Read in Catalan

And L'Estaca [song composed by Lluís Llach in 1968 during Franco's regime, and a symbol of the fight for freedom] was sung on the esplanade of Montjuïc. And Lluís Llach sang it, today retired from the stage but an indispensable artist to understand what is happening today in Catalonia. The singer-songwriter of Verges took his guitar and, for a moment, time seemed to have stopped - back to many years ago. So many conversations from many people has been dialogue about the police and Civil Guards having orders to prevent them from voting on Sunday. And people speak about judges, public prosecutors and arrests. And the political performance in Montjuïc gathered on stage from christian democrats to left-wing anti-capitalists. In a difficult harmony but behind a unified banner: referendum and democracy. And the opponents were allies. The lyrics of the song felt festive, but above all it was political. It was the closure of an election campaign banned by the courts, but which has celebrated more than a thousand events throughout Catalonia in fifteen days.

And of course there was a campaign and of course the referendum has opened a path of accusations of sedition, coup d'état and other insults. All this happened during Friday: an electoral event was celebrated by Ciudadanos (Citizens), with the head of the opposition, Inés Arrimadas, in Hospitalet de Llobregat; the Catalan air space was closed by Civil Aviation, so that images of mass crowds in Catalonia going out to vote would not be spread around the world; the TSJC (Superior Court of Justice of Catalonia) forced Google to close different mobile applications related to the 1st October vote; the delegation of the Spanish government urgently summoned all accredited consuls in Barcelona, seeing as it has lost the international media by an avalanche of own goals; the PP (Popular Party) rolled out Albiol, but instead of speaking about politics, he recalled the laundry basket his wife used for the dirty clothes; Felipe VI cancelled his agenda for next week; a total of 150 intellectuals of global reference came out to vouch for the referendum; Méndez de Vigo (Spanish government spokesman) threatened the pro-independence leaders from the boardroom of the Cabinet Meeting: they were risking their assets; tractors occupied during some hours the centre of the cities, just as before the students had done; the cassolada (banging of pots and pans) was felt with force throughout Catalonia, like every day, at 10pm; the Spanish Agency of Data Protection threatened fines of up to 300,000 euros for those manning the polling stations. Is this repressive action scarcely that of someone who believes the referendum is totally disactivated?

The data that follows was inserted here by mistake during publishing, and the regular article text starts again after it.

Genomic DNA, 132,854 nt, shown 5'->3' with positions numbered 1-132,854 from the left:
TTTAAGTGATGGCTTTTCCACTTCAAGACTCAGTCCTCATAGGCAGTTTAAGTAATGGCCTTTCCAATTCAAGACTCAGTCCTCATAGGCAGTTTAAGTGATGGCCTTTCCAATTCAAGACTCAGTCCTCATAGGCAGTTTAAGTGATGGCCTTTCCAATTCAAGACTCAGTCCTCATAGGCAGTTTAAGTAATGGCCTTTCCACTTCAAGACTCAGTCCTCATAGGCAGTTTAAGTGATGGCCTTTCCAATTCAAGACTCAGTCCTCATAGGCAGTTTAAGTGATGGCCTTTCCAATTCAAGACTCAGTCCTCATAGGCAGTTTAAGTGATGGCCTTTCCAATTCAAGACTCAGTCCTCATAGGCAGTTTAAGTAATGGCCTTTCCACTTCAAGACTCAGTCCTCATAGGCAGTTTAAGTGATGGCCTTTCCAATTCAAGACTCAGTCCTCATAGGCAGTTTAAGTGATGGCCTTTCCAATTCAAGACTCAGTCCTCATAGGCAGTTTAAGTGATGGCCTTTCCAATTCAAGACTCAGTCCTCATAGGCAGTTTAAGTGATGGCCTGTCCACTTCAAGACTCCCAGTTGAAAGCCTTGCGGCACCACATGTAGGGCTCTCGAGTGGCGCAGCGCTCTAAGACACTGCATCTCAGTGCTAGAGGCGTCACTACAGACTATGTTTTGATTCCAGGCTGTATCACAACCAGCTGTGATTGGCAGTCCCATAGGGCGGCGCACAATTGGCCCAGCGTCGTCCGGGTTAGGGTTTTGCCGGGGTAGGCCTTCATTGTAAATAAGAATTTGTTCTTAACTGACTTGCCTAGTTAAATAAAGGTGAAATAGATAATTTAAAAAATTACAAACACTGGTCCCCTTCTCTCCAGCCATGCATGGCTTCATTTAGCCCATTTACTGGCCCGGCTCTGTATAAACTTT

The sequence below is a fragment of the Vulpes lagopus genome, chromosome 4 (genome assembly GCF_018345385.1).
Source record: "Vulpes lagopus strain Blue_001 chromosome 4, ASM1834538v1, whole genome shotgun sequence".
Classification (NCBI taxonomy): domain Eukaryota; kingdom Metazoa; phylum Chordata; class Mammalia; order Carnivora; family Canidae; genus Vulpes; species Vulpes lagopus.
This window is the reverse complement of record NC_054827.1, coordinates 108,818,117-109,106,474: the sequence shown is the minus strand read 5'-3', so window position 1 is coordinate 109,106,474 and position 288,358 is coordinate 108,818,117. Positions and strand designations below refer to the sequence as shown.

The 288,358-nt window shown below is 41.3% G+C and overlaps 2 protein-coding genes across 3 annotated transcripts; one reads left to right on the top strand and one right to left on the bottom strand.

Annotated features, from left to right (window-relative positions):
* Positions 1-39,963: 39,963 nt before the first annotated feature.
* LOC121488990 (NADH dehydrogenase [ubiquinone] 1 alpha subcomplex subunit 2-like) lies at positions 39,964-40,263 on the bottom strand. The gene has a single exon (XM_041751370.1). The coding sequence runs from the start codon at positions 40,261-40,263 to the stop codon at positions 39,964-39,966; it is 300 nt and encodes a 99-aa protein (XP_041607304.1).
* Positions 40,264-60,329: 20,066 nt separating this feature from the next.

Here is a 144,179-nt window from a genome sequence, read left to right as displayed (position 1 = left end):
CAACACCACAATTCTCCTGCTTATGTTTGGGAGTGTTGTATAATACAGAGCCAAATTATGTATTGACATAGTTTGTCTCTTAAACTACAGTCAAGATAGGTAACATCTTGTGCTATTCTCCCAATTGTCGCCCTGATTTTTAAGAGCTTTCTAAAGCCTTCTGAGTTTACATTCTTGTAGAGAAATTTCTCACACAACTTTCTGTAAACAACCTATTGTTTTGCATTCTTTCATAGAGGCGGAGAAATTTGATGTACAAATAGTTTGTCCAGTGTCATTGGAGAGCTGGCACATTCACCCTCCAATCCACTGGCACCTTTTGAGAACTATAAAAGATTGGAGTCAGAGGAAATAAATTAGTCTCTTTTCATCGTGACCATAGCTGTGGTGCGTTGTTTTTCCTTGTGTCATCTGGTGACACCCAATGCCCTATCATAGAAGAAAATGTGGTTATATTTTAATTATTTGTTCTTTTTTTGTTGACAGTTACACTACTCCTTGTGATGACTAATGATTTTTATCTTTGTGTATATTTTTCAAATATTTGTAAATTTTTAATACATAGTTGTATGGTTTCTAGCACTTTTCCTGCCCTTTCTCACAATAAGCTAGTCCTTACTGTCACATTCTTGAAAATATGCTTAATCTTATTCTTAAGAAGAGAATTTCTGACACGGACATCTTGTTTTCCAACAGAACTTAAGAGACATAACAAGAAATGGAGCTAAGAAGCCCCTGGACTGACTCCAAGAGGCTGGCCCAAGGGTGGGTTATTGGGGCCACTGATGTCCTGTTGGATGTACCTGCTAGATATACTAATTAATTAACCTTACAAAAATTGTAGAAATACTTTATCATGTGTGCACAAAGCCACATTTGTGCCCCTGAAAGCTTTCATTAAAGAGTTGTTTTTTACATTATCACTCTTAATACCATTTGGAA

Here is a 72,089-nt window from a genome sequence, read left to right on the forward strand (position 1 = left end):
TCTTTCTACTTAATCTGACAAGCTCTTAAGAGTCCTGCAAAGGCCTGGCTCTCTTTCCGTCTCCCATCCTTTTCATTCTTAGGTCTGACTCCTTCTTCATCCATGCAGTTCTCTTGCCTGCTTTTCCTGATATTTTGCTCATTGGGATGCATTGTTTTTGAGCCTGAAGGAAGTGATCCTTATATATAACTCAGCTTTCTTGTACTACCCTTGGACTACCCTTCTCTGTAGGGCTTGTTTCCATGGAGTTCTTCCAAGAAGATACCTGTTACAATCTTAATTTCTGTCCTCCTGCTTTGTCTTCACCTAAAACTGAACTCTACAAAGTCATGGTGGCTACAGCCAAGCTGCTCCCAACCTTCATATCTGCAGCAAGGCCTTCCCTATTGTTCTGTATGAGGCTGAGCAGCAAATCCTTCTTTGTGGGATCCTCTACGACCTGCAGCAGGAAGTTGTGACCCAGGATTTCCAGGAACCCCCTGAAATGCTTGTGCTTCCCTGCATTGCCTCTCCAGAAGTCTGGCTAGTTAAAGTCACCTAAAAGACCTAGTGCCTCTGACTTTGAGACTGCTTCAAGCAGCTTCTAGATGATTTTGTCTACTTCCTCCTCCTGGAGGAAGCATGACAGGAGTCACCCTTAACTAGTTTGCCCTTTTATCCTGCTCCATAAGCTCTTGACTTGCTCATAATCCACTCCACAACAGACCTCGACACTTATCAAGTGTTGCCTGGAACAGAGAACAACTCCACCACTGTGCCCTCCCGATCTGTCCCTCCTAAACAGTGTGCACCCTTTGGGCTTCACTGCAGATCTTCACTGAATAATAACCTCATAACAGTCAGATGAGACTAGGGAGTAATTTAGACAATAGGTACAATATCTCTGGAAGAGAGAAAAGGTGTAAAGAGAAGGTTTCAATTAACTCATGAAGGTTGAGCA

Of course not. The referendum is alive and all expectations are still open. A total of 1,900 journalists accredited for the day demonstrates the global interest in the referendum of 1st October, and also guarantees that the repression of the Spanish state has a limit. And that the last word has not yet been said.